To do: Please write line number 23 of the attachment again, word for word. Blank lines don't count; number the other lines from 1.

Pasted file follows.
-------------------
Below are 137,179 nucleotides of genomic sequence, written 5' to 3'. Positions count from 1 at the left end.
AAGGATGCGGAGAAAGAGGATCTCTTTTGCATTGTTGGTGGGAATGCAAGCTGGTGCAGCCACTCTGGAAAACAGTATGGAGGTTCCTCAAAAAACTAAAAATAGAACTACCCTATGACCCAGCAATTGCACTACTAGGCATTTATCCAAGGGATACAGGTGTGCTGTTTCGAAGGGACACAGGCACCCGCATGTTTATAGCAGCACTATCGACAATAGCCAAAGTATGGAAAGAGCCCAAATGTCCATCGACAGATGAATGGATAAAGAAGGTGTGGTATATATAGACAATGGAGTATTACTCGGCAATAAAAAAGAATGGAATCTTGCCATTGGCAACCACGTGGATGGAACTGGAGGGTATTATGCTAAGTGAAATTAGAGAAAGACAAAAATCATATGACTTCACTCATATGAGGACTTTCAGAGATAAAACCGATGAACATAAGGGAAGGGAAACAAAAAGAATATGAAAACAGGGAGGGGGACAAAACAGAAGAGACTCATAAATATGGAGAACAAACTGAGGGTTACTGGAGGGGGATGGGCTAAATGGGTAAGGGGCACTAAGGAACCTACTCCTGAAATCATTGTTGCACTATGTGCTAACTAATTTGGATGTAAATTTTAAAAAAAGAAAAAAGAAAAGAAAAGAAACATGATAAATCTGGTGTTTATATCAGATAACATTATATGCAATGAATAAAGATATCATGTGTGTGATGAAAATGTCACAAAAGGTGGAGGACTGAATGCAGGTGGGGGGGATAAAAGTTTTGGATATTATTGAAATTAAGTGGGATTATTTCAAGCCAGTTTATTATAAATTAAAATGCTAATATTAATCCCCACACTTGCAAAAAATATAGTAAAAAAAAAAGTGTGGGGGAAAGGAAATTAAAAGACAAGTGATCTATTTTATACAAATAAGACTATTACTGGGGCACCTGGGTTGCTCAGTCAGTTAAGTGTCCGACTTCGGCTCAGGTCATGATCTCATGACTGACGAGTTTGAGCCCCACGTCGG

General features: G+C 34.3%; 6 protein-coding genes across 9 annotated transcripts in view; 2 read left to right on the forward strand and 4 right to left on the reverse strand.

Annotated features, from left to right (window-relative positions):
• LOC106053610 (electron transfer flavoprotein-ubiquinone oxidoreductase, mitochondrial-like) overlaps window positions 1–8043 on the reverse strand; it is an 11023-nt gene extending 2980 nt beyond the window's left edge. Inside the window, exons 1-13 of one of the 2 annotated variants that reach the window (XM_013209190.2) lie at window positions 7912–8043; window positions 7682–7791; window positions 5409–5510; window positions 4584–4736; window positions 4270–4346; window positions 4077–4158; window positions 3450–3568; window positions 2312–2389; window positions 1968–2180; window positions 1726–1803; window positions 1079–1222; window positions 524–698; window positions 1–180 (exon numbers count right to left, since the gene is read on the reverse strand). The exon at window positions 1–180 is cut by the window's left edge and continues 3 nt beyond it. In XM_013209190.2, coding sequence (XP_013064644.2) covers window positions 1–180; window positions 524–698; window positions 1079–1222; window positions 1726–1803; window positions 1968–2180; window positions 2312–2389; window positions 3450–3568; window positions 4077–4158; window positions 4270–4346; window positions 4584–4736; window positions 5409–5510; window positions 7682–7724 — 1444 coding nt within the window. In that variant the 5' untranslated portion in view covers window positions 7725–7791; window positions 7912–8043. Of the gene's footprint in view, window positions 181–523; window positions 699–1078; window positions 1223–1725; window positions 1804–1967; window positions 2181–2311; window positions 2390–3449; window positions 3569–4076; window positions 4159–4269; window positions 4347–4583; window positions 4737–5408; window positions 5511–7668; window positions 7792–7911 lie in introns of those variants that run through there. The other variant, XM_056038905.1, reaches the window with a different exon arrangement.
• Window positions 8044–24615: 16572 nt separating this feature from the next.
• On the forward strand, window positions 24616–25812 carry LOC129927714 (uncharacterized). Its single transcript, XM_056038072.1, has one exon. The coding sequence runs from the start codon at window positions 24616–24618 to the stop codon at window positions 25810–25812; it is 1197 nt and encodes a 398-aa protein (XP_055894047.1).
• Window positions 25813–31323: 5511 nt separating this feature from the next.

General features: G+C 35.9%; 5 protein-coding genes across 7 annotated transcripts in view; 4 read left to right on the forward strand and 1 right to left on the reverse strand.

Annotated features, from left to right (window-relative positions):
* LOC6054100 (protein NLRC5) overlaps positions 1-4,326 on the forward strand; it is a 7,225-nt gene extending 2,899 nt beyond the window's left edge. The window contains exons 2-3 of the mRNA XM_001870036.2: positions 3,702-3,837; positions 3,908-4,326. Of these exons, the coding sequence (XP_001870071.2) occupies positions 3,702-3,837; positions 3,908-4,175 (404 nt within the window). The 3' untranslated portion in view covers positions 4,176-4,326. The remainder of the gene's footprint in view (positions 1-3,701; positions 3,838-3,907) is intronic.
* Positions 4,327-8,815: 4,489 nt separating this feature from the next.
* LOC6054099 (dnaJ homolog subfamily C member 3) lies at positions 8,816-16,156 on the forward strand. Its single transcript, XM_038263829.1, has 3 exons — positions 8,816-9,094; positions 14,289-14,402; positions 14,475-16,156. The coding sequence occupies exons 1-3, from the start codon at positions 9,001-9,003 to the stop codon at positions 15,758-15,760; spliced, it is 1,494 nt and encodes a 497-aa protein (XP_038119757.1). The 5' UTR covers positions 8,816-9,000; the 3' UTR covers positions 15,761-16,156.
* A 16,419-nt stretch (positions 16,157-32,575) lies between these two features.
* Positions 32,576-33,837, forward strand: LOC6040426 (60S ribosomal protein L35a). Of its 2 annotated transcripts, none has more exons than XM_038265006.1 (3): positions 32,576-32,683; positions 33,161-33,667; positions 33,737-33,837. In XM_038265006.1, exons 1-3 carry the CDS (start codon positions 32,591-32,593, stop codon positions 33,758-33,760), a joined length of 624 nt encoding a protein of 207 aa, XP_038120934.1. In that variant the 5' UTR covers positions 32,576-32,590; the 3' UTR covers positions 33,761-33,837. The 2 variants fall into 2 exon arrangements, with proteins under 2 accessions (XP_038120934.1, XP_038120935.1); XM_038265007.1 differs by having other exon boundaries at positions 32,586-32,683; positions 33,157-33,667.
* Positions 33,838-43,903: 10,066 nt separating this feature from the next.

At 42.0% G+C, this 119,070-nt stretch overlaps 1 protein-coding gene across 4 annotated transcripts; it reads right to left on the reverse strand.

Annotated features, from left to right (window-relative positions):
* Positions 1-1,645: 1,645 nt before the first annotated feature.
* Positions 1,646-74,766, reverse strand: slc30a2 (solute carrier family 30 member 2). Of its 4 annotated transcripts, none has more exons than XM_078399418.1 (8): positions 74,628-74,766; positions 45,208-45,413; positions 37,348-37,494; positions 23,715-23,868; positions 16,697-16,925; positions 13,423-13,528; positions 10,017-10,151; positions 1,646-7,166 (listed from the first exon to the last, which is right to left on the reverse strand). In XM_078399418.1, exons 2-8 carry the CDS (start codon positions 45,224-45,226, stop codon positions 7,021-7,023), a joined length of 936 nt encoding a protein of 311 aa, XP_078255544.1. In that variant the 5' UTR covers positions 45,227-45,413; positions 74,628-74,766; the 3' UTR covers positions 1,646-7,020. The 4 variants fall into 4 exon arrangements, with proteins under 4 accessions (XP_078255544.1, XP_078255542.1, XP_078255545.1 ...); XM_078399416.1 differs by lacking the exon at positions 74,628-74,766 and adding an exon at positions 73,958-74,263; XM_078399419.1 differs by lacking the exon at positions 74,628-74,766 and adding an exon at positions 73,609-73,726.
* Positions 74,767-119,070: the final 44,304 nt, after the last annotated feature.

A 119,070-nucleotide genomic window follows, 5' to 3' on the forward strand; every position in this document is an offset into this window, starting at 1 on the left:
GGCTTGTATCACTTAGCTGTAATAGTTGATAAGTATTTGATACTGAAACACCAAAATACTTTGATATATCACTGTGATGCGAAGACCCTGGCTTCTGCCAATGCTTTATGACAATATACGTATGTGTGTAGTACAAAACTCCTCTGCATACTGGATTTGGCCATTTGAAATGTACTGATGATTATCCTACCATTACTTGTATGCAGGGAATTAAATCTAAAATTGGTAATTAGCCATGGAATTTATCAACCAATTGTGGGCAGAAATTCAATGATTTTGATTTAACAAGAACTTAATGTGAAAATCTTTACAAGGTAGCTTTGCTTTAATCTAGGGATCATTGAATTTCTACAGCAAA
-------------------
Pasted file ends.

GGCTTGTATCACTTAGCTGTAATAGTTGATAAGTATTTGATACTGAAACACCAAAATACTTTGATATATCACTGTGATGCGAAGACCCTGGCTTCTGCCAATGCTTTATGACAATATACGTATGTGTGTAGTACAAAACTCCTCTGCATACTGGATTTGGCCATTTGAAATGTACTGATGATTATCCTACCATTACTTGTATGCAGGGAATTAAATCTAAAATTGGTAATTAGCCATGGAATTTATCAACCAATTGTGGGCAGAAATTCAATGATTTTGATTTAACAAGAACTTAATGTGAAAATCTTTACAAGGTAGCTTTGCTTTAATCTAGGGATCATTGAATTTCTACAGCAAA